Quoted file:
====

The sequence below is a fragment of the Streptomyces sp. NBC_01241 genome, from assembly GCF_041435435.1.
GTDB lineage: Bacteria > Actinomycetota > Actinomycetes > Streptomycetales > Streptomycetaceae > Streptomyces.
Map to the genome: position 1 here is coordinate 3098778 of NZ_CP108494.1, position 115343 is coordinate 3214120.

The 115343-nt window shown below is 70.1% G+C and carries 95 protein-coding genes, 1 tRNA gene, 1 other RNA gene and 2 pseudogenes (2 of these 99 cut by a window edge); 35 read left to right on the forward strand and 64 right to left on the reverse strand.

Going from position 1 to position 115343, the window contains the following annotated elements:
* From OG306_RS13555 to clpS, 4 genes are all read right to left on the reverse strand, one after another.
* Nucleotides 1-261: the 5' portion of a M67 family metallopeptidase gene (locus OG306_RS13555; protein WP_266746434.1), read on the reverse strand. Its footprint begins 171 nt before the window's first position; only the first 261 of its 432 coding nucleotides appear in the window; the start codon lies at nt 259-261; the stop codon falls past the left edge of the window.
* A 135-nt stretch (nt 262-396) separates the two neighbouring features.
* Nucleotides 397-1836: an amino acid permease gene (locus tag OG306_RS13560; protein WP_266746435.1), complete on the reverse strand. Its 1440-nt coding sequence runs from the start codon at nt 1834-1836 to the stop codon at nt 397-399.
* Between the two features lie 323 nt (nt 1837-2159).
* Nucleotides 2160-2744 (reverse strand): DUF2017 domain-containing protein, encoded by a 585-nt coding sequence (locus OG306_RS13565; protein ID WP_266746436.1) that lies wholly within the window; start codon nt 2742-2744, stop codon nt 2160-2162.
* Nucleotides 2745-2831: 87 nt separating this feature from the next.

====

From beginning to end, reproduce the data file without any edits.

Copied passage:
The sequence below is a fragment of the Streptomyces sp. NBC_01241 genome, from assembly GCF_041435435.1.
GTDB lineage: Bacteria > Actinomycetota > Actinomycetes > Streptomycetales > Streptomycetaceae > Streptomyces.
Map to the genome: position 1 here is coordinate 3098778 of NZ_CP108494.1, position 115343 is coordinate 3214120.

The 115343-nt window shown below is 70.1% G+C and carries 95 protein-coding genes, 1 tRNA gene, 1 other RNA gene and 2 pseudogenes (2 of these 99 cut by a window edge); 35 read left to right on the forward strand and 64 right to left on the reverse strand.

Going from position 1 to position 115343, the window contains the following annotated elements:
* From OG306_RS13555 to clpS, 4 genes are all read right to left on the reverse strand, one after another.
* Nucleotides 1-261: the 5' portion of a M67 family metallopeptidase gene (locus OG306_RS13555; protein WP_266746434.1), read on the reverse strand. Its footprint begins 171 nt before the window's first position; only the first 261 of its 432 coding nucleotides appear in the window; the start codon lies at nt 259-261; the stop codon falls past the left edge of the window.
* A 135-nt stretch (nt 262-396) separates the two neighbouring features.
* Nucleotides 397-1836: an amino acid permease gene (locus tag OG306_RS13560; protein WP_266746435.1), complete on the reverse strand. Its 1440-nt coding sequence runs from the start codon at nt 1834-1836 to the stop codon at nt 397-399.
* Between the two features lie 323 nt (nt 1837-2159).
* Nucleotides 2160-2744 (reverse strand): DUF2017 domain-containing protein, encoded by a 585-nt coding sequence (locus OG306_RS13565; protein ID WP_266746436.1) that lies wholly within the window; start codon nt 2742-2744, stop codon nt 2160-2162.
* Nucleotides 2745-2831: 87 nt separating this feature from the next.